He cited what he saw and learned while in Chicago as one of his inspirations for getting involved in politics.
“What I saw when I was in Chicago was how law really stacked the deck against opportunity, in this case for African-American people,” he said.
“When people organize and challenge injustice, they can have an impact,” he continued. “I saw how changing laws would provide fairness and opportunity.”
Bishop, who graduated in 1972 with a major in history, also recognized the Jesuit influence in his education.
“There’s a real ethos of commitment to others and public service that runs through a Jesuit education,” he said.
He also credited the political climate that existed while he was at Holy Cross with sparking his interest in his future career.
“The whole world was changing from 1968 to 1972,” he said. “It was impossible to not be politically aware.”
Moran, who graduated from Holy Cross in 1967 and studied economics, cited a particular moment at Holy Cross as his introduction to political issues. He remembered a student from Alabama delivering a racist speech during class.
“The priest who was teaching the class responded to his racist speech in a way that was the first time I had really seen somebody speak out on behalf of civil rights,” Moran said. “Experiences like that focus the heart and mind.”
The issue became even clearer when Moran went home the following weekend. There, he watched as a neighbor approached his father looking for signatures for a petition to prohibit a black family from moving into the neighborhood.
“My father was so incensed that he punched him in the nose,” he said. “All of a sudden I was exposed to an issue that I had been protected from in my white, middle-class, Irish-Catholic neighborhood.”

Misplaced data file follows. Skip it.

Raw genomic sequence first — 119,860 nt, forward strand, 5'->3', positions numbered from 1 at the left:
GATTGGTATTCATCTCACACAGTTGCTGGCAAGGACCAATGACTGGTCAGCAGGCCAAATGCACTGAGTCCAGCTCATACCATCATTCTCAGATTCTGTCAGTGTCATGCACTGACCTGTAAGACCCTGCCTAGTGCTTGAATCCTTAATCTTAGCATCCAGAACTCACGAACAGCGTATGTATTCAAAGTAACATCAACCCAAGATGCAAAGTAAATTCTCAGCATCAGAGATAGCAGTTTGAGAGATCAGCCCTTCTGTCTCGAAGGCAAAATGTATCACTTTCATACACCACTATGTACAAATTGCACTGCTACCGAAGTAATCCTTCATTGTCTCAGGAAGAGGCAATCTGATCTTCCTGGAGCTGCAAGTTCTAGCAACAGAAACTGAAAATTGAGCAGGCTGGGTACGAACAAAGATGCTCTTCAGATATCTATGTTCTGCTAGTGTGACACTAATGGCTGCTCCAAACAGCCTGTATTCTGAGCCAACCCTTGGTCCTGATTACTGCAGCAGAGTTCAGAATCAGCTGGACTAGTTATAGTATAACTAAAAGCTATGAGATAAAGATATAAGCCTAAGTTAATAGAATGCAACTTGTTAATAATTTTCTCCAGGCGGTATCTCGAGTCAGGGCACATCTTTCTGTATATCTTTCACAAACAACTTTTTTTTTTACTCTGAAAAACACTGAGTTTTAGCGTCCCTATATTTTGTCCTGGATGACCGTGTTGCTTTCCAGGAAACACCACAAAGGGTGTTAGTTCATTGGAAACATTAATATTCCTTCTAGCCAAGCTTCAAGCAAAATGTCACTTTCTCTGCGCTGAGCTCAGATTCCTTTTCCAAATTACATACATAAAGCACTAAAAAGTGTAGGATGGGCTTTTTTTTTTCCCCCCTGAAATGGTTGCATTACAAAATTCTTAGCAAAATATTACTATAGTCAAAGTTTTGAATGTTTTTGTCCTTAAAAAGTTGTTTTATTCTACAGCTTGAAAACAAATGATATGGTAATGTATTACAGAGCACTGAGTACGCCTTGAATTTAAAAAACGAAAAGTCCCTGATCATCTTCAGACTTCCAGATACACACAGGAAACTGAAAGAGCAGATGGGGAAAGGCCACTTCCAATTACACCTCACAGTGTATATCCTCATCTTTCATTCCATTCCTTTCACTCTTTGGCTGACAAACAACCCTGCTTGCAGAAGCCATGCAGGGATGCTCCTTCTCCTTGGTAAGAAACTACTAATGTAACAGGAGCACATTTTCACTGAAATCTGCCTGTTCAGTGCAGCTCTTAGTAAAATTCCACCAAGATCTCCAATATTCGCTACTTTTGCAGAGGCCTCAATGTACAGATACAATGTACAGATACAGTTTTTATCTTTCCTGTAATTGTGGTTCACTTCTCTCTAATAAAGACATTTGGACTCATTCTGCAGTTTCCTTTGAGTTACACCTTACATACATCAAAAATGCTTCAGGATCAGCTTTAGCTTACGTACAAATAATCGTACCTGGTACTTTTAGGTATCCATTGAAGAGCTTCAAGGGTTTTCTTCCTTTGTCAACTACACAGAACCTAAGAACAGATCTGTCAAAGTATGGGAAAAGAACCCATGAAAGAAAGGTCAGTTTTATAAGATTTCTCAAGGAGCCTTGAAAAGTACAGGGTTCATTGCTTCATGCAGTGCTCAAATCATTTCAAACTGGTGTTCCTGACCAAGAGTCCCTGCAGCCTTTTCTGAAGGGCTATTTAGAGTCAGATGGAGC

Looking back on his time at Holy Cross, Moran remembered his experiences with his classmates the most.
“The positive experiences came from my classmates and watching them develop their belief systems and interact with one another,” he said. “The classmates that I grew to admire the most and learn from were those who, when they got out of college, wanted to make it a better world, a more peaceful and more just world.”
As an example, Moran also pointed to a former roommate. He said the roommate failed a biology class after disrupting an experiment that involved watching a stray cat die. Because he so strongly opposed the experiment, the roommate set the cat free, which resulted in his failing the class and then being drafted into the Vietnam War.
“I chair the Animal Protection Caucus now,” Moran explained, “and I relate it to his sensitivity.”
Casey also credited his time at Holy Cross with some of the most influential moments in his life, including meeting his wife, who he says got the better grades of the two. But he also remembered the philosophical effects Holy Cross had on him.
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